Their isotope method of analyzing the forests moisture cycle was disputed by J. Alan Pounds, a biologist at the Monteverde Cloud Forest Preserve who supported the theory "that climate change has caused greater day-to-day variations in precipitation at Monteverde, something the isotope method isn’t precise enough to measure."
The Caribbean monk seal, West Indian seal or sea wolf, Neomonachus tropicalis, was a species of seal native to the Caribbean which was declared extinct in 1994. The only tropical seal on Earth was presumably driven to extinction by human activity - monk seals were hunted for their meat, skins, and because they were believed to intervene with the exploitation of fishing banks.
In 2014, a study was published, which supported the claim that a new seal genus was discovered after more than 100 years and that the monk seal was instrumental in this discovery.
According to a Smithsonian article relaying the results of the study "the Hawaiian and Caribbean species of seals are more closely related to each other than they are to the Mediterranean species. In other words, the former two are separated sisters, and the latter is their distant cousin. In fact, the Hawaiian and Caribbean species are so similar and as a group so distinct from the Mediterranean monk seals that the scientists determined a new genus was needed."
The Saudi gazelle, Gazella saudiya, is an extinct species of gazelle once found in the Arabian peninsula. It was declared extinct in 2008 although it hadn't been seen since the 1980s. Scientists attribute its extinction to illegal hunting by humans in its native lands.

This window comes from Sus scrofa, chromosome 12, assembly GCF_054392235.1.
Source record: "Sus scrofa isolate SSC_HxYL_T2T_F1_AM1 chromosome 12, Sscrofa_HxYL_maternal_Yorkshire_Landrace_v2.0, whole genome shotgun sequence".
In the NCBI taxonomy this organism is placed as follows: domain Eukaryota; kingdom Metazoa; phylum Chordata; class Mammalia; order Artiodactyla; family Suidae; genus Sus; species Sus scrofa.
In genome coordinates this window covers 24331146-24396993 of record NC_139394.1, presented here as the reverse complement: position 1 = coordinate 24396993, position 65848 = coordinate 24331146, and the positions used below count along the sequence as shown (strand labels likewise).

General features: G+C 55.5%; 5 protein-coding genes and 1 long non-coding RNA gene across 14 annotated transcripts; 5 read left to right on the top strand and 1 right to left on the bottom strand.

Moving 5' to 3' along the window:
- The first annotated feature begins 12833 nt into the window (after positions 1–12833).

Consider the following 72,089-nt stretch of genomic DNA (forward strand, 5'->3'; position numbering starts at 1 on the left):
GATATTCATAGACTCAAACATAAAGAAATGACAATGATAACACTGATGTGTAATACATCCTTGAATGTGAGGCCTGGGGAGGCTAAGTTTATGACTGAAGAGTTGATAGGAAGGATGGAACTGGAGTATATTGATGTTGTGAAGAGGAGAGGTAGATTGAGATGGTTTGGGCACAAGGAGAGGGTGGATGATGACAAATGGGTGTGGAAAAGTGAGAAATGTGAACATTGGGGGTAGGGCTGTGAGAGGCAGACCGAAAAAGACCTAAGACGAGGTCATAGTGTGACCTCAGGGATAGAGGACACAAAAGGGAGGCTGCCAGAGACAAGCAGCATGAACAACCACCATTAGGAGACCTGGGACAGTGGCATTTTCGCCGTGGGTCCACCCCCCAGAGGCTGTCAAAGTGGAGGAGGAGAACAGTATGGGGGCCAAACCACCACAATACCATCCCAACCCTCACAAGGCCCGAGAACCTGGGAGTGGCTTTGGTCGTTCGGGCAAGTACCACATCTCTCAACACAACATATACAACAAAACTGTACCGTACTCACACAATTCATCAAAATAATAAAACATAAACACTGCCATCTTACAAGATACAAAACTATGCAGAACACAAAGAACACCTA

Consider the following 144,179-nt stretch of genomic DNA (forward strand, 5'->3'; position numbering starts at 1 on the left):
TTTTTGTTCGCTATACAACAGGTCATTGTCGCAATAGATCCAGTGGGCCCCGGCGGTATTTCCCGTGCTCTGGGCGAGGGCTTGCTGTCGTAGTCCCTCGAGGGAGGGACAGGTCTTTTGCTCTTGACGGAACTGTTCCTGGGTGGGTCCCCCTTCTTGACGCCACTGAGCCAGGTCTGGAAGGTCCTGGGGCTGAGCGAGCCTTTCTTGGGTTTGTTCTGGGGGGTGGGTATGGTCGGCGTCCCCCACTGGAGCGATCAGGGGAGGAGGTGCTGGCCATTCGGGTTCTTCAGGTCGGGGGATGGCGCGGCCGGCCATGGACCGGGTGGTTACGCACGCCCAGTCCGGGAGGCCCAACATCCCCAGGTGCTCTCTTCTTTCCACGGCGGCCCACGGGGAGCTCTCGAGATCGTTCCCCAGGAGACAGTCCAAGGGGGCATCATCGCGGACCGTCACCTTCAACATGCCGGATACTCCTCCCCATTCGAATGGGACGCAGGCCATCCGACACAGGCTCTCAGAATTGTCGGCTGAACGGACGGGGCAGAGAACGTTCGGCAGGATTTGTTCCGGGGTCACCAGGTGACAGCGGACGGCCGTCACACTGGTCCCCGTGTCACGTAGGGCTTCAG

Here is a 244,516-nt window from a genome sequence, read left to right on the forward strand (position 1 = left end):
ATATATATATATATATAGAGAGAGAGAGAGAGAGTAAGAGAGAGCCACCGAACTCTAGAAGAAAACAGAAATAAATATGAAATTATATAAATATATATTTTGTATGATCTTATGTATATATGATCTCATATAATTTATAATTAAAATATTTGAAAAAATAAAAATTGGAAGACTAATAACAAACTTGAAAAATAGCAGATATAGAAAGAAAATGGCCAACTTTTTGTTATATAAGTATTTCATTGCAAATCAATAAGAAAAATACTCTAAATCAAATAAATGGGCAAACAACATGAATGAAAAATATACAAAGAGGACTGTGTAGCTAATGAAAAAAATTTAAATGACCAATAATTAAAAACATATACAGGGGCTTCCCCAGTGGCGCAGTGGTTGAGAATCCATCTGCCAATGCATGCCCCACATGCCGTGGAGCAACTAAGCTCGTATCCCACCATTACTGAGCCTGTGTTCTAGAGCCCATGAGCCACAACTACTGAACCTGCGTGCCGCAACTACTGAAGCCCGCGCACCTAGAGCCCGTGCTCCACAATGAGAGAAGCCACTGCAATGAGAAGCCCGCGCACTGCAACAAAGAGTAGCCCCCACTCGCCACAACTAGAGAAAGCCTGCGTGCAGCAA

The Guam flying fox, Pteropus tokudae, also known as the little Marianas fruit bat, was a small megabat from Guam in the Marianas Islands in Micronesia that was confirmed extinct around the 1970s. It was first recorded in 1931 and was observed roosting with the larger and much more common Marianas flying fox. Aside from human intervention, like hunting and forest clearing, the Guam flying fox is also believed to have disappeared due to predation by brown tree snakes.
The Thylacine, Thylacinus cynocephalus, known as the Tasmanian tiger, was the largest known carnivorous marsupial mammal to live in modern times. It could grow to 1.8m long and had a stiff tail that was thick at the base, similar to a kangaroo’s, and it raised its young in a marsupial pouch.
The history surrounding the extinction of this animal is sad and as it is the case with most extinct species, closely related to human intervention. The last existing Tasmanian tiger in the wild was shot dead by a farmer in 1930 and the last specimen in captivity died of exposure in 1936, at a zoo in Hobart, Tasmania’s capital.